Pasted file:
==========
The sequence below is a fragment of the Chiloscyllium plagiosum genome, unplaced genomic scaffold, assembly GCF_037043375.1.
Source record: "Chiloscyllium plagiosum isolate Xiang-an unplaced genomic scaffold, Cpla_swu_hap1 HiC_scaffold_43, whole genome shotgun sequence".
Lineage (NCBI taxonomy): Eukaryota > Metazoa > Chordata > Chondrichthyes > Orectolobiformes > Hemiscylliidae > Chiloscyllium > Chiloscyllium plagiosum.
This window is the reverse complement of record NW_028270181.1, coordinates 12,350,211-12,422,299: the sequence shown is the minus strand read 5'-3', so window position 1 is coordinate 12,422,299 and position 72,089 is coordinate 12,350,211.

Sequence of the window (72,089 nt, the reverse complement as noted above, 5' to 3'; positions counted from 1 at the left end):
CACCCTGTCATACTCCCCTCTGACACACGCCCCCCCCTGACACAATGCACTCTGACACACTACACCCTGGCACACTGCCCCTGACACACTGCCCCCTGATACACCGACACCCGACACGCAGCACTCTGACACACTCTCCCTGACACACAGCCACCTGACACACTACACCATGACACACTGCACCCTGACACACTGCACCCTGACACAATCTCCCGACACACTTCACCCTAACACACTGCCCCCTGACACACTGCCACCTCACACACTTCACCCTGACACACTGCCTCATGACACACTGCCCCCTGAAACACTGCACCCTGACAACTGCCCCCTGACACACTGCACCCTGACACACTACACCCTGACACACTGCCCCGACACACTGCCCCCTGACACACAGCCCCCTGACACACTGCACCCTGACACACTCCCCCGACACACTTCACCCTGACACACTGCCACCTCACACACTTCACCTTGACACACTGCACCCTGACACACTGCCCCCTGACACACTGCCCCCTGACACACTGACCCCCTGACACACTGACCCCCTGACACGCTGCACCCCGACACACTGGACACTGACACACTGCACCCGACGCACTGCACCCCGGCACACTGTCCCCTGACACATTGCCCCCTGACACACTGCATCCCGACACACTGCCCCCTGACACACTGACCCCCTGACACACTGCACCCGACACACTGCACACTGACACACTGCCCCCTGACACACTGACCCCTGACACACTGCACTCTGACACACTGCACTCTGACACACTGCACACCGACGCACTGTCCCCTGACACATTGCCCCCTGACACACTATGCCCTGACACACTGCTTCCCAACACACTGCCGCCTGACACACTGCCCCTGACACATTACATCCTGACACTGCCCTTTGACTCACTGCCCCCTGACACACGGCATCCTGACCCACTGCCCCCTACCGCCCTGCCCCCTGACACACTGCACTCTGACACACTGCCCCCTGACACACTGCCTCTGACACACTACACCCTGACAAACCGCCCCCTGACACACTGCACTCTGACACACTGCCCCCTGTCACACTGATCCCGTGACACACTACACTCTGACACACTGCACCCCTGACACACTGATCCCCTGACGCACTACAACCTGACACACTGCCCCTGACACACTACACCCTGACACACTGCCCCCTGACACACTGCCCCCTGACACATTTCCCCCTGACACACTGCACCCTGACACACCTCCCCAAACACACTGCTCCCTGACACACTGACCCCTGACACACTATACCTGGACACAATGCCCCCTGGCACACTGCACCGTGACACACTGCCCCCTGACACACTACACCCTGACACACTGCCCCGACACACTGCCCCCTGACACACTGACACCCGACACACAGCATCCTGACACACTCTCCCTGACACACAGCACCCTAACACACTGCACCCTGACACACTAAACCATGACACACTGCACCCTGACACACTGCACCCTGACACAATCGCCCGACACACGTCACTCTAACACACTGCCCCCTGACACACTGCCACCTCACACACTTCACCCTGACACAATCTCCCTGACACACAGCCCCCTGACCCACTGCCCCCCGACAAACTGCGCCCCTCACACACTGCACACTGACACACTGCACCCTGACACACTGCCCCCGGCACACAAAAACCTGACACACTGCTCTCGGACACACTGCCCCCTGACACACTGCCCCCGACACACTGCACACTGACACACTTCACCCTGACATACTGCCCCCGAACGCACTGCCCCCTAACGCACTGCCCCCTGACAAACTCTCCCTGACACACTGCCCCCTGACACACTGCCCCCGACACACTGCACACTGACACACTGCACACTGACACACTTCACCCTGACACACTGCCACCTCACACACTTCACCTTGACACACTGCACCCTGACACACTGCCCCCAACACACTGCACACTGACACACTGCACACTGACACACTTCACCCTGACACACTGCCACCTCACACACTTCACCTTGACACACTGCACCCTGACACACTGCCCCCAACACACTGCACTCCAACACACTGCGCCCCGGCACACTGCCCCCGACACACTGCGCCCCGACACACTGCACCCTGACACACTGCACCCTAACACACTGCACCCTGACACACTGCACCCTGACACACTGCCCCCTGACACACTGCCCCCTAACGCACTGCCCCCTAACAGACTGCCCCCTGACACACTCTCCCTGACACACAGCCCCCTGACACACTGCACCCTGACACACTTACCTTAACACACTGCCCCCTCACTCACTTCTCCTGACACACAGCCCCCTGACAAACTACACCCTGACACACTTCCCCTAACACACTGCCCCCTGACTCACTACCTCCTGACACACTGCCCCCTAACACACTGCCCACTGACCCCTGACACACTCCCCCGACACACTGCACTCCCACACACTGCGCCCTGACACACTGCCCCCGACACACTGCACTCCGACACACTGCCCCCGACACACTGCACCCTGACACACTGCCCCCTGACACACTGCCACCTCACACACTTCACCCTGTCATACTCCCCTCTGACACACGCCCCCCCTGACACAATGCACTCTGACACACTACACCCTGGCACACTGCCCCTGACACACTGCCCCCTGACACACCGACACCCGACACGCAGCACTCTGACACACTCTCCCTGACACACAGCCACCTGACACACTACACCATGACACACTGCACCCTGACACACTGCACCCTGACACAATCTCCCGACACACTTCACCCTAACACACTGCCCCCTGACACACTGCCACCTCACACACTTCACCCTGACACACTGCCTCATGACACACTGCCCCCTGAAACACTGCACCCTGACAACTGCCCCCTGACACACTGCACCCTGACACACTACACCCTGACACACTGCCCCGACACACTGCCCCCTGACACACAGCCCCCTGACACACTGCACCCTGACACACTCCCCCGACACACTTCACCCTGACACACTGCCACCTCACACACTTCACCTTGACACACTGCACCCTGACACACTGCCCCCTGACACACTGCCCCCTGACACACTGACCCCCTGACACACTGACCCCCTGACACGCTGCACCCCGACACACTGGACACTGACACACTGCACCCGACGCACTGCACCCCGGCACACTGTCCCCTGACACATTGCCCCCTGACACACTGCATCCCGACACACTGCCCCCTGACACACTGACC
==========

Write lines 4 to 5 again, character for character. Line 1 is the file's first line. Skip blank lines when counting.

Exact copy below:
This window is the reverse complement of record NW_028270181.1, coordinates 12,350,211-12,422,299: the sequence shown is the minus strand read 5'-3', so window position 1 is coordinate 12,422,299 and position 72,089 is coordinate 12,350,211.

Sequence of the window (72,089 nt, the reverse complement as noted above, 5' to 3'; positions counted from 1 at the left end):